The Royal Air Force has one particular British textiles manufacturer to thank for the distinctive blue colour of their uniforms.
It was in 1918 when the RAF was first formed - through the merging of the Royal Flying Corps and Royal Naval Air Service - that the new service approached cloth makers, Hainsworth.
Based in Leeds, the family-run business has been established for more than 235 years - making and providing the RAF with the blue material for their uniforms for the past century.
Julie Greenough, marketing manager at Hainsworth, said the RAF at the time of its creation wanted uniforms that were different to the other services.
The 38-year-old added: "We were lucky at the time because we actually had a warehouse full of blue-grey material that had been woven for the Tsar of Russia for his Cossack trousers.
"But we were unable to deliver it because war broke out in Russia and we had a warehouse full of this blue-grey material that we couldn't use and we didn't have a source for.
"Then the RAF came at exactly the same time and the salesman thought 'RAF and blue' - they have taken that fabric since and they still take it for their ceremonial uniforms now."
Made from 100% pure wool, the weight of and the process of achieving the blue colour of the material is a closely guarded secret.
Founded in 1783, Hainsworth also provided the scarlet material for the uniforms used during the Battle of Waterloo, and still makes the fabric used for all the British forces' ceremonial uniforms.
Hainsworth also invented the Khaki material used by British troops during the First and Second World War, and created the fabric worn by the Duke of Cambridge and Prince Harry in their ceremonial uniforms when William married Kate.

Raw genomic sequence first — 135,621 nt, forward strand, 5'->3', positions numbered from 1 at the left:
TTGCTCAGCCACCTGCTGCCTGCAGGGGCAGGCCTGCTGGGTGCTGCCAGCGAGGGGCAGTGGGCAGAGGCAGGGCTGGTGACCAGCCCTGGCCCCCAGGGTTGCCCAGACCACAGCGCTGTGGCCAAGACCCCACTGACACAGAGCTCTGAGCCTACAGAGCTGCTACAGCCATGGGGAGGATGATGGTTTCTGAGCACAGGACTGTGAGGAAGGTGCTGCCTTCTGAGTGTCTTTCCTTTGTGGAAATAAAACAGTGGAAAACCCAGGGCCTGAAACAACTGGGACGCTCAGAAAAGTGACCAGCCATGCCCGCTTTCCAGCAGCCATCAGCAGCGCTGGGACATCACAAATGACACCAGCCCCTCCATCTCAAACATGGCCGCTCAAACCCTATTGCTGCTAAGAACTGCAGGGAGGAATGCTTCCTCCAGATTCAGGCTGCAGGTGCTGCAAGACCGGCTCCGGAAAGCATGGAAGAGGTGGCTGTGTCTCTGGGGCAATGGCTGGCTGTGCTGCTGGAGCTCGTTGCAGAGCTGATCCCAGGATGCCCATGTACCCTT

Tom Hainsworth is the seventh generation family member to run the company, which employs 180 people, with the eighth generation currently working at the firm too.
Mr Hainsworth said: "It is always hugely exciting to see our work displayed at such prominent events as the Trooping of the Colour and the coming centenary of the RAF.
"Only a select few companies can say that they have input into such iconic events and for me, knowing that it is something that is a family legacy, drives me to make sure that we continue to be successful and remain associated with the events.
"Ceremony is something that is a huge part of British national pride, events that truly represent the heart of the nation and the things that we as a country do well, to have become a key part of this is very exciting."
He said the connections that the company has with the military make him and the company "immensely proud".
"The teams in the mill work extremely hard to ensure that the cloth we manufacture meets the high standard expected by the company and our customers," he added.
"They often don't get to see the results of their work or to celebrate its influences, so the RAF centenary is a great opportunity for every employee to really understand and appreciate what it is that they are a part of."